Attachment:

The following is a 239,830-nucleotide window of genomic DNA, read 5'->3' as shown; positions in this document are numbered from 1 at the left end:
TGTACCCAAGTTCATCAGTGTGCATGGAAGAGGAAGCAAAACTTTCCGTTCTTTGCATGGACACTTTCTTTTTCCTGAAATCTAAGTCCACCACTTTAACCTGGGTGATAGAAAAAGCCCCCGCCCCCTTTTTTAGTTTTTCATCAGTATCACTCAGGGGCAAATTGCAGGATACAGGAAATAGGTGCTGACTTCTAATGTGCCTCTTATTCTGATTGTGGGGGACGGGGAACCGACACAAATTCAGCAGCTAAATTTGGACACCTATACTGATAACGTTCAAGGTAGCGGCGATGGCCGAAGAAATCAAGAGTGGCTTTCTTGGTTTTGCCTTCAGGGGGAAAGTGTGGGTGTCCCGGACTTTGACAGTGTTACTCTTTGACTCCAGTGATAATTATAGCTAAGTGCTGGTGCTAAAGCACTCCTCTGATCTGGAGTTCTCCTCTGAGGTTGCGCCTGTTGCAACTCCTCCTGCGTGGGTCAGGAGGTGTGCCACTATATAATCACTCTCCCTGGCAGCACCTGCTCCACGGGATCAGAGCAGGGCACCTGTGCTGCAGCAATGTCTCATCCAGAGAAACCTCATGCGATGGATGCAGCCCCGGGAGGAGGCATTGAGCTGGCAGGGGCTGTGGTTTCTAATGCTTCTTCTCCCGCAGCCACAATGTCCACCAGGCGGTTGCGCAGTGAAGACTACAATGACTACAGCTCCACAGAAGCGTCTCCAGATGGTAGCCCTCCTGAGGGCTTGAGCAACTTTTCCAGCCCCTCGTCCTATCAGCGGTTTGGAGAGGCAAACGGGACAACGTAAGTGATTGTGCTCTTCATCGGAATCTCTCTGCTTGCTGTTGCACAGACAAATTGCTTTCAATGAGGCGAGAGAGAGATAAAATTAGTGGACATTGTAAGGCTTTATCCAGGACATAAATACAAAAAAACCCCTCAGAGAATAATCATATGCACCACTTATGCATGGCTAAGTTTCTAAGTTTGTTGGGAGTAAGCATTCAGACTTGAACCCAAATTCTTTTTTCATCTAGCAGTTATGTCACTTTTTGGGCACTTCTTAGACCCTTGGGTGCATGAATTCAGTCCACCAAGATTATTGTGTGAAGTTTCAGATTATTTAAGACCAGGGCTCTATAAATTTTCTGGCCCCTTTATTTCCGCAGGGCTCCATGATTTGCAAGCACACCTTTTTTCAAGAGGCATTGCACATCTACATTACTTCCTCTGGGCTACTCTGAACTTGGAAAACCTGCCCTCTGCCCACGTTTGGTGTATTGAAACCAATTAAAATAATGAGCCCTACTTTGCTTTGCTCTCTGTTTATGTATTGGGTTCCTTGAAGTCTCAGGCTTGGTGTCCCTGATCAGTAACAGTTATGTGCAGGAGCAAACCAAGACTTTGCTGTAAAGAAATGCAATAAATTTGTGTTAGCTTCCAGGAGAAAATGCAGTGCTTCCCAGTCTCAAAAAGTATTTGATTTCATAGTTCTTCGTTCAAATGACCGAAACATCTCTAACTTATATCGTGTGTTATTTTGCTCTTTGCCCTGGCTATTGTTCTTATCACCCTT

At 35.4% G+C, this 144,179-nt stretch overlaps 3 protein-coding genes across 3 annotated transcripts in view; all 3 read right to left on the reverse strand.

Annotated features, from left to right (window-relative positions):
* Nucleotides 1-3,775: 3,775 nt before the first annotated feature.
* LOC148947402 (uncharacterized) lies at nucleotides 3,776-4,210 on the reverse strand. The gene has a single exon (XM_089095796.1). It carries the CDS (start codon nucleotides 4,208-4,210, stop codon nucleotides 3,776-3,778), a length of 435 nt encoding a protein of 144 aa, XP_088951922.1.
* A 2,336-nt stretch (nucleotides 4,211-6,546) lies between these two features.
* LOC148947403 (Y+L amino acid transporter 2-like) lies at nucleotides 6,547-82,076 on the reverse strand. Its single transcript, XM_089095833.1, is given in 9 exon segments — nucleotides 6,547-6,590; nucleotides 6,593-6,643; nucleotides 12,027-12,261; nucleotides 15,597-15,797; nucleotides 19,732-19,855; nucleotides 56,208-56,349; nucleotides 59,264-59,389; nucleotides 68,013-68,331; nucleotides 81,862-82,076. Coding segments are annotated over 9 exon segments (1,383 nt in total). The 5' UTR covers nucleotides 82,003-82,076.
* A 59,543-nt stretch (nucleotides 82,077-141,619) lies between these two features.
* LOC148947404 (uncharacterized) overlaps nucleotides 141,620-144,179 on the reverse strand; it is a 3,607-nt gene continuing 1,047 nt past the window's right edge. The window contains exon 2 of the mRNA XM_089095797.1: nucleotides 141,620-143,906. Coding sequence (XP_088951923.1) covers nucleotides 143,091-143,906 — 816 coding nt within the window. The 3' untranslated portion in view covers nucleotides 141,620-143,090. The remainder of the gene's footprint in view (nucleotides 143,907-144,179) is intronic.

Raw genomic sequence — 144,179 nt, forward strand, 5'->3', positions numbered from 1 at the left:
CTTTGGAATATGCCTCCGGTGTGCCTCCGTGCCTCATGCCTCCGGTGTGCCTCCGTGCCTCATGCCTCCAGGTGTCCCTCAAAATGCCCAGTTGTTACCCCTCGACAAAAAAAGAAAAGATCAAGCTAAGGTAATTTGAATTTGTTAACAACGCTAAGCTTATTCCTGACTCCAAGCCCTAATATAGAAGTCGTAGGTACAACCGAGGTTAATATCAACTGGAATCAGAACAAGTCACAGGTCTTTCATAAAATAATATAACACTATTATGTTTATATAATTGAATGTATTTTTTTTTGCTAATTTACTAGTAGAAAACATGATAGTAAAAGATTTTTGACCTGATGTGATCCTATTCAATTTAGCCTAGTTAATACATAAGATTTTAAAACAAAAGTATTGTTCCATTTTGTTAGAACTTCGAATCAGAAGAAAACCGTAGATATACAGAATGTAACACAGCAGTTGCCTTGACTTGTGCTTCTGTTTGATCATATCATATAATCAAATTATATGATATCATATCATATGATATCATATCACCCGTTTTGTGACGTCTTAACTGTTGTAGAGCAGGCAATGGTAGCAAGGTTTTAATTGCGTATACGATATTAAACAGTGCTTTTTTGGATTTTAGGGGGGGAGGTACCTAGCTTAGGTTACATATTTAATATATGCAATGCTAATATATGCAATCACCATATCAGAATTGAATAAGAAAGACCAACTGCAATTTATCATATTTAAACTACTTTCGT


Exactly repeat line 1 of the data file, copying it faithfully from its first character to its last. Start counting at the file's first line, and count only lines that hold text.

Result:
The following is a 239,830-nucleotide window of genomic DNA, read 5'->3' as shown; positions in this document are numbered from 1 at the left end: